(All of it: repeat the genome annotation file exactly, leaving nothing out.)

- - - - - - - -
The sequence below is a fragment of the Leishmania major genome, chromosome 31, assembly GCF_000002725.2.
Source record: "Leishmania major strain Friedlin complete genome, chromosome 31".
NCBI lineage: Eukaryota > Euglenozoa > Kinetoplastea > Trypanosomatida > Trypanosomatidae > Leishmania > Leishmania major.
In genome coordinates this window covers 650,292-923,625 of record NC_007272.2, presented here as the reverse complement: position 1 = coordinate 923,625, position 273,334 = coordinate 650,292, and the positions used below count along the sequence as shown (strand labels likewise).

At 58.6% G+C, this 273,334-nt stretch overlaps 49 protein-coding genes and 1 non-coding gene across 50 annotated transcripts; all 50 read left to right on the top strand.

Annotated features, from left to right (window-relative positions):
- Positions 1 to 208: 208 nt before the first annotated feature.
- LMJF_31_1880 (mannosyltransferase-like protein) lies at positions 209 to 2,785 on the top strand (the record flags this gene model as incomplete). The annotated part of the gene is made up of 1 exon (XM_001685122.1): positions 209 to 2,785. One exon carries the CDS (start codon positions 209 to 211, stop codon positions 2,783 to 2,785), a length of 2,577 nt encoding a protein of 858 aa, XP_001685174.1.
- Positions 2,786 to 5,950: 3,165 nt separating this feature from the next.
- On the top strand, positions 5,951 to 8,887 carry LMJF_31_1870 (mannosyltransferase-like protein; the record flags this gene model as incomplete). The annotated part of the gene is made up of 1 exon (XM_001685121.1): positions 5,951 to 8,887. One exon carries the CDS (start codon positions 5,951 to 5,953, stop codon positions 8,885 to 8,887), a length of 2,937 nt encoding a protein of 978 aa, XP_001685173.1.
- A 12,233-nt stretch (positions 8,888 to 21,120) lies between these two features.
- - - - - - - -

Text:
The sequence below is a fragment of the Leishmania major genome, chromosome 31, assembly GCF_000002725.2.
Source record: "Leishmania major strain Friedlin complete genome, chromosome 31".
NCBI lineage: Eukaryota > Euglenozoa > Kinetoplastea > Trypanosomatida > Trypanosomatidae > Leishmania > Leishmania major.
In genome coordinates this window covers 650,292-923,625 of record NC_007272.2, presented here as the reverse complement: position 1 = coordinate 923,625, position 273,334 = coordinate 650,292, and the positions used below count along the sequence as shown (strand labels likewise).

At 58.6% G+C, this 273,334-nt stretch overlaps 49 protein-coding genes and 1 non-coding gene across 50 annotated transcripts; all 50 read left to right on the top strand.

Annotated features, from left to right (window-relative positions):
- Positions 1 to 208: 208 nt before the first annotated feature.
- LMJF_31_1880 (mannosyltransferase-like protein) lies at positions 209 to 2,785 on the top strand (the record flags this gene model as incomplete). The annotated part of the gene is made up of 1 exon (XM_001685122.1): positions 209 to 2,785. One exon carries the CDS (start codon positions 209 to 211, stop codon positions 2,783 to 2,785), a length of 2,577 nt encoding a protein of 858 aa, XP_001685174.1.
- Positions 2,786 to 5,950: 3,165 nt separating this feature from the next.
- On the top strand, positions 5,951 to 8,887 carry LMJF_31_1870 (mannosyltransferase-like protein; the record flags this gene model as incomplete). The annotated part of the gene is made up of 1 exon (XM_001685121.1): positions 5,951 to 8,887. One exon carries the CDS (start codon positions 5,951 to 5,953, stop codon positions 8,885 to 8,887), a length of 2,937 nt encoding a protein of 978 aa, XP_001685173.1.
- A 12,233-nt stretch (positions 8,888 to 21,120) lies between these two features.